An upside of the Korean exodus to China and other regions is that we get to see those exports battling the players who remained behind in competitions such as these. We already got a little taste of that at Worlds, with SHRC reaching the final with inSec and Zero, but those players were not of the calibre of the likes of Pawn and Deft. The latter two are legitimately some of the best players in the world, with Deft being an outright contender for best player in the world at any position.

Beyond seeing an elite Chinese team equipped with top Korean talent facing a team of all Koreans, there is the curiosity of FNATIC’s Koreans having to face SKT. Huni is a rookie in the purest sense of the word, playing in his first competitive season and only just old enough to even begin to compete. Facing a carry player like MaRin poses quite the initimidating mission for the FNATIC youngster, who was a relevation in Europe and won the rookie award.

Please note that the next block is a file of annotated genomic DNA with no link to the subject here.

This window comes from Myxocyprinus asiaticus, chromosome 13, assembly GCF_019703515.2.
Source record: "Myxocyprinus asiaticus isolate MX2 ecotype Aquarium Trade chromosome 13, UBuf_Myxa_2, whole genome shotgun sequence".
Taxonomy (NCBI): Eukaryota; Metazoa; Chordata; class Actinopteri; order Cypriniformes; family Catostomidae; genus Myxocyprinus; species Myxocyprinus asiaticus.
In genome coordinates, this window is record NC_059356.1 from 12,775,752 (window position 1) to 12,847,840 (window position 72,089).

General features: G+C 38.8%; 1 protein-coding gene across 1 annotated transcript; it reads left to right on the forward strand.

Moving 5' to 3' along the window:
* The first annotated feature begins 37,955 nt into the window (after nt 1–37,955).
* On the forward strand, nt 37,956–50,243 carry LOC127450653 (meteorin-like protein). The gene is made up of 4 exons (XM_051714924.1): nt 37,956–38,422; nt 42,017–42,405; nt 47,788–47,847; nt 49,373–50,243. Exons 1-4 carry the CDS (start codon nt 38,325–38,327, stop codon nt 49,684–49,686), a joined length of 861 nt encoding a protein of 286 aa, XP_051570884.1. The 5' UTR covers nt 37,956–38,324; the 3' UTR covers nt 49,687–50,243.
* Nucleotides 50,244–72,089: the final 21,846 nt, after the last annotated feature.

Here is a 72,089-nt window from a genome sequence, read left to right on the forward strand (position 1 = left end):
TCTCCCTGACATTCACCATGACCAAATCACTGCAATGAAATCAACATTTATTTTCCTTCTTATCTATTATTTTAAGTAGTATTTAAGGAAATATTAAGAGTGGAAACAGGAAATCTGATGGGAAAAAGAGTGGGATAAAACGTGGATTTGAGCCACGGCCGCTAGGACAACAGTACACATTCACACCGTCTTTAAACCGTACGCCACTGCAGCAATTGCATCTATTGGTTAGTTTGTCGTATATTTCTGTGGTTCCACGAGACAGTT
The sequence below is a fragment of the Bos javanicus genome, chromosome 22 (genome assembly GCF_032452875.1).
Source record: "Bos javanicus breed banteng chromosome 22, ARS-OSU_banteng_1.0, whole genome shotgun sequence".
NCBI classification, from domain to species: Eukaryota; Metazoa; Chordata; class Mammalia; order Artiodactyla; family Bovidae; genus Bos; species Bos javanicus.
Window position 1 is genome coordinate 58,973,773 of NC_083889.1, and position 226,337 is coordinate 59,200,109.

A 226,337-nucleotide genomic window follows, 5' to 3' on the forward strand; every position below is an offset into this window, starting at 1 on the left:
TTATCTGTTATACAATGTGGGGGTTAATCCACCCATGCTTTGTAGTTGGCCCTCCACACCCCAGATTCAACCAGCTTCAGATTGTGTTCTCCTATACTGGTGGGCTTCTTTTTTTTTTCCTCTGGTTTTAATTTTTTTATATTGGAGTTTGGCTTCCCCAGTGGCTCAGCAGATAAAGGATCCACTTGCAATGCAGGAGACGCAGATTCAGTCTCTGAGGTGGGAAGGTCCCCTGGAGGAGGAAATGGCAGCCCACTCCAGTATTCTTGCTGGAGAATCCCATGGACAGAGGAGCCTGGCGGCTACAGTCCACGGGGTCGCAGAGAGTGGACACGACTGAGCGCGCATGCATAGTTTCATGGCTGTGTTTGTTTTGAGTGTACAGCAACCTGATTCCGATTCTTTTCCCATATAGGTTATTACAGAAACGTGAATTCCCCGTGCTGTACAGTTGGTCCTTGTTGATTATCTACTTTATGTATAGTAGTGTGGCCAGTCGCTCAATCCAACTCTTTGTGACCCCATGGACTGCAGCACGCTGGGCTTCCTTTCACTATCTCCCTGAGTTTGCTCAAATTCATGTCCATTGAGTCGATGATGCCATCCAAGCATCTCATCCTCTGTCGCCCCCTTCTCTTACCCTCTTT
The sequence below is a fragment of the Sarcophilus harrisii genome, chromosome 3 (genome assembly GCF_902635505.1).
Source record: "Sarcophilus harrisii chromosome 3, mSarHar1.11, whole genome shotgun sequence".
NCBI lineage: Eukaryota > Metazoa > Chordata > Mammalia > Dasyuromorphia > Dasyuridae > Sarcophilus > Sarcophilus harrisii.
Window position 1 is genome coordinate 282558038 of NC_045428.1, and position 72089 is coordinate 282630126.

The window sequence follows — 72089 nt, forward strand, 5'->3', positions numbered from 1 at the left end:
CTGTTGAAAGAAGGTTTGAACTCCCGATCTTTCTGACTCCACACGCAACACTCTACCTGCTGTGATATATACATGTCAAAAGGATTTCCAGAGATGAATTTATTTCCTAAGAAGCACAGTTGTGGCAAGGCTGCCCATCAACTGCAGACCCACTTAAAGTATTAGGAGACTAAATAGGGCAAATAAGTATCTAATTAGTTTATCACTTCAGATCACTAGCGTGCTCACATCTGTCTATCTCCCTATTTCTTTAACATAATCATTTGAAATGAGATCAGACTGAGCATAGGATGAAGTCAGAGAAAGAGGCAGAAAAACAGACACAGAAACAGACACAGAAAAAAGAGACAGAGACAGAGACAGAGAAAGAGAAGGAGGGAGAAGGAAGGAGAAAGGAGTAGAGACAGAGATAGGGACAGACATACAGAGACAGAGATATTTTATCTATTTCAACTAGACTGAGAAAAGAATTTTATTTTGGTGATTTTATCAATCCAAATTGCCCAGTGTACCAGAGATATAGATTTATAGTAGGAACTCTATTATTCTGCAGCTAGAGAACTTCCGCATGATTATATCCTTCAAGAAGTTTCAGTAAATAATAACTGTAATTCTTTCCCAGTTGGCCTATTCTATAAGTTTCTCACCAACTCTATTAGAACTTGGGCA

ReignOver must no doubt remember his past as “Game Over”, when he was playing in OGN. Now he must face up with a team who are the champions of OGN and once more contending to be the best in the world. Will his vastly improved level of play from European competition carry over to the tournament realm in Florida or will he wilt under the pressure?

Finally, the forgotten Korean in this equation is TSM’s Lustboy. More experienced than any other Korean player in this competition, his play has time and time again been crucial to TSM winning their biggest games of the last year. Lustboy finds himself in the unusual position of legitimately being able to contend for the title of the best Support in the competition and could prove as much with a stellar performance this week.

6. Faker’s kryptonite